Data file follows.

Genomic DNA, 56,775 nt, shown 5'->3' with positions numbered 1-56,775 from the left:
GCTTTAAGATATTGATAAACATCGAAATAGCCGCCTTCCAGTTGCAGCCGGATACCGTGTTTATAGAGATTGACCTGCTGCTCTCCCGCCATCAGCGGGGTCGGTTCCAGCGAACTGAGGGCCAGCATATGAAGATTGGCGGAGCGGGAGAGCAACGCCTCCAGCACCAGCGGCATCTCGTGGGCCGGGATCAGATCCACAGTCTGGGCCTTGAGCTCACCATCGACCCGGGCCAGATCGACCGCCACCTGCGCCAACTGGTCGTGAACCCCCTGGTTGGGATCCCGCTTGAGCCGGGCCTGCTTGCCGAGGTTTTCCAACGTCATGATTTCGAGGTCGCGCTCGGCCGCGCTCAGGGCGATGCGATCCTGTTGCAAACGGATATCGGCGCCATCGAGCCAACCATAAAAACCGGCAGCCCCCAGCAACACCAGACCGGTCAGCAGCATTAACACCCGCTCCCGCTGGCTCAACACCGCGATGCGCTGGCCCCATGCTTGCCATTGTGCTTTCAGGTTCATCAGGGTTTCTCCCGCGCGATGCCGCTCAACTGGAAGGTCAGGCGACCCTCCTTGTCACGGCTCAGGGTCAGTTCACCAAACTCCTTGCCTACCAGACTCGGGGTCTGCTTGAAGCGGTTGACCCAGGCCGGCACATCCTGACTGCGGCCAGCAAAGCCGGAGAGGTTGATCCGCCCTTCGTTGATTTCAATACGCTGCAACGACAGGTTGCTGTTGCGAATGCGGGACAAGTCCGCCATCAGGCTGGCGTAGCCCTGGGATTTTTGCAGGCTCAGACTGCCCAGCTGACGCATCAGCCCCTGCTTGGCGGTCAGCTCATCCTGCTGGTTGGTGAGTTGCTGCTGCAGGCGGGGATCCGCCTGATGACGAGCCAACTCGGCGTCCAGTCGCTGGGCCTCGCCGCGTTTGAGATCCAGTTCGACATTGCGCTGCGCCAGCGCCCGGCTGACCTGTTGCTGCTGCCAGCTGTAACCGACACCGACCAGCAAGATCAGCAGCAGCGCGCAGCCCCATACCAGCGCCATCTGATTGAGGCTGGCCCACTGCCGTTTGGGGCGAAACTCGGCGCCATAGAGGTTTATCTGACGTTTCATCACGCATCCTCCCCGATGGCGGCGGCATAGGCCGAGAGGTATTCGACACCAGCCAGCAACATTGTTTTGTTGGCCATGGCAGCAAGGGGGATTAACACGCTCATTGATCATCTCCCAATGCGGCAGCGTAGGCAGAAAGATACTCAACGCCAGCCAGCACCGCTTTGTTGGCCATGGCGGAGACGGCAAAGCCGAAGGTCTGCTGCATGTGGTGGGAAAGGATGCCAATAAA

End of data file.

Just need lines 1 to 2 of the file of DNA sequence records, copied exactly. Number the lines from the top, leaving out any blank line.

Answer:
Genomic DNA, 56,775 nt, shown 5'->3' with positions numbered 1-56,775 from the left:
GCTTTAAGATATTGATAAACATCGAAATAGCCGCCTTCCAGTTGCAGCCGGATACCGTGTTTATAGAGATTGACCTGCTGCTCTCCCGCCATCAGCGGGGTCGGTTCCAGCGAACTGAGGGCCAGCATATGAAGATTGGCGGAGCGGGAGAGCAACGCCTCCAGCACCAGCGGCATCTCGTGGGCCGGGATCAGATCCACAGTCTGGGCCTTGAGCTCACCATCGACCCGGGCCAGATCGACCGCCACCTGCGCCAACTGGTCGTGAACCCCCTGGTTGGGATCCCGCTTGAGCCGGGCCTGCTTGCCGAGGTTTTCCAACGTCATGATTTCGAGGTCGCGCTCGGCCGCGCTCAGGGCGATGCGATCCTGTTGCAAACGGATATCGGCGCCATCGAGCCAACCATAAAAACCGGCAGCCCCCAGCAACACCAGACCGGTCAGCAGCATTAACACCCGCTCCCGCTGGCTCAACACCGCGATGCGCTGGCCCCATGCTTGCCATTGTGCTTTCAGGTTCATCAGGGTTTCTCCCGCGCGATGCCGCTCAACTGGAAGGTCAGGCGACCCTCCTTGTCACGGCTCAGGGTCAGTTCACCAAACTCCTTGCCTACCAGACTCGGGGTCTGCTTGAAGCGGTTGACCCAGGCCGGCACATCCTGACTGCGGCCAGCAAAGCCGGAGAGGTTGATCCGCCCTTCGTTGATTTCAATACGCTGCAACGACAGGTTGCTGTTGCGAATGCGGGACAAGTCCGCCATCAGGCTGGCGTAGCCCTGGGATTTTTGCAGGCTCAGACTGCCCAGCTGACGCATCAGCCCCTGCTTGGCGGTCAGCTCATCCTGCTGGTTGGTGAGTTGCTGCTGCAGGCGGGGATCCGCCTGATGACGAGCCAACTCGGCGTCCAGTCGCTGGGCCTCGCCGCGTTTGAGATCCAGTTCGACATTGCGCTGCGCCAGCGCCCGGCTGACCTGTTGCTGCTGCCAGCTGTAACCGACACCGACCAGCAAGATCAGCAGCAGCGCGCAGCCCCATACCAGCGCCATCTGATTGAGGCTGGCCCACTGCCGTTTGGGGCGAAACTCGGCGCCATAGAGGTTTATCTGACGTTTCATCACGCATCCTCCCCGATGGCGGCGGCATAGGCCGAGAGGTATTCGACACCAGCCAGCAACATTGTTTTGTTGGCCATGGCAGCAAGGGGGATTAACACGCTCATTGATCATCTCCCAATGCGGCAGCGTAGGCAGAAAGATACTCAACGCCAGCCAGCACCGCTTTGTTGGCCATGGCGGAGACGGCAAAGCCGAAGGTCTGCTGCATGTGGTGGGAAAGGATGCCAATAAA